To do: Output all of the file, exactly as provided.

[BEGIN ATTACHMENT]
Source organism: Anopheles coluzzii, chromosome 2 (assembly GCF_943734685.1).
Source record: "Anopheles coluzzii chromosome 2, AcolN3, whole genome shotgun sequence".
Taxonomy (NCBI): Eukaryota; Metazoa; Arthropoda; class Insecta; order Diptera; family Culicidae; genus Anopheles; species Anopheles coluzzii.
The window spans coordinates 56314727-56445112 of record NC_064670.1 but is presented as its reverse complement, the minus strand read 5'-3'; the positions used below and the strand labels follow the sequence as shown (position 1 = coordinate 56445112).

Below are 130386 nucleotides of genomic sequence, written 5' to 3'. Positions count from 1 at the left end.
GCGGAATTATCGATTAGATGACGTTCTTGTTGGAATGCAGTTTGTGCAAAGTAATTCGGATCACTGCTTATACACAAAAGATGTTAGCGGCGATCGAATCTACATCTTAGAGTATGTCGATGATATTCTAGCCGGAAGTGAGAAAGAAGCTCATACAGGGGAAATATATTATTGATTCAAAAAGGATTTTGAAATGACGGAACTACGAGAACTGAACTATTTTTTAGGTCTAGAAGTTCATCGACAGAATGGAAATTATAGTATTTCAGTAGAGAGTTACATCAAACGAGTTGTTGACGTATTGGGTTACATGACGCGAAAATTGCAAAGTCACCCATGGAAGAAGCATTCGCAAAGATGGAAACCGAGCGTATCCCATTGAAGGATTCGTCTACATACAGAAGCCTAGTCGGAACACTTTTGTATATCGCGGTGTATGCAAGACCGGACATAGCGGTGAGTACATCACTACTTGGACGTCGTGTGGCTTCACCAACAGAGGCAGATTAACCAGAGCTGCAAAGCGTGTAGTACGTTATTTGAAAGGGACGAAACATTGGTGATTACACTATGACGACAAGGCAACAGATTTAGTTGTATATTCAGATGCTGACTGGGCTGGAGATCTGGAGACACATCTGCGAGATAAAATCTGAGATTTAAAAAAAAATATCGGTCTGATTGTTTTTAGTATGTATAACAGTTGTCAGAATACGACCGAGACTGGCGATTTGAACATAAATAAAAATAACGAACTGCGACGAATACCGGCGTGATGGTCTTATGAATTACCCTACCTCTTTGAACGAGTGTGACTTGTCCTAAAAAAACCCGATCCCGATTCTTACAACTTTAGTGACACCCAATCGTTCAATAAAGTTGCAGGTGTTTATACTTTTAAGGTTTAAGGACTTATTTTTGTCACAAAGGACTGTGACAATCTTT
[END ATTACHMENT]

Source organism: Anopheles coluzzii, chromosome 2 (assembly GCF_943734685.1).
Source record: "Anopheles coluzzii chromosome 2, AcolN3, whole genome shotgun sequence".
Taxonomy (NCBI): Eukaryota; Metazoa; Arthropoda; class Insecta; order Diptera; family Culicidae; genus Anopheles; species Anopheles coluzzii.
The window spans coordinates 56314727-56445112 of record NC_064670.1 but is presented as its reverse complement, the minus strand read 5'-3'; the positions used below and the strand labels follow the sequence as shown (position 1 = coordinate 56445112).

Below are 130386 nucleotides of genomic sequence, written 5' to 3'. Positions count from 1 at the left end.
GCGGAATTATCGATTAGATGACGTTCTTGTTGGAATGCAGTTTGTGCAAAGTAATTCGGATCACTGCTTATACACAAAAGATGTTAGCGGCGATCGAATCTACATCTTAGAGTATGTCGATGATATTCTAGCCGGAAGTGAGAAAGAAGCTCATACAGGGGAAATATATTATTGATTCAAAAAGGATTTTGAAATGACGGAACTACGAGAACTGAACTATTTTTTAGGTCTAGAAGTTCATCGACAGAATGGAAATTATAGTATTTCAGTAGAGAGTTACATCAAACGAGTTGTTGACGTATTGGGTTACATGACGCGAAAATTGCAAAGTCACCCATGGAAGAAGCATTCGCAAAGATGGAAACCGAGCGTATCCCATTGAAGGATTCGTCTACATACAGAAGCCTAGTCGGAACACTTTTGTATATCGCGGTGTATGCAAGACCGGACATAGCGGTGAGTACATCACTACTTGGACGTCGTGTGGCTTCACCAACAGAGGCAGATTAACCAGAGCTGCAAAGCGTGTAGTACGTTATTTGAAAGGGACGAAACATTGGTGATTACACTATGACGACAAGGCAACAGATTTAGTTGTATATTCAGATGCTGACTGGGCTGGAGATCTGGAGACACATCTGCGAGATAAAATCTGAGATTTAAAAAAAAATATCGGTCTGATTGTTTTTAGTATGTATAACAGTTGTCAGAATACGACCGAGACTGGCGATTTGAACATAAATAAAAATAACGAACTGCGACGAATACCGGCGTGATGGTCTTATGAATTACCCTACCTCTTTGAACGAGTGTGACTTGTCCTAAAAAAACCCGATCCCGATTCTTACAACTTTAGTGACACCCAATCGTTCAATAAAGTTGCAGGTGTTTATACTTTTAAGGTTTAAGGACTTATTTTTGTCACAAAGGACTGTGACAATCTTT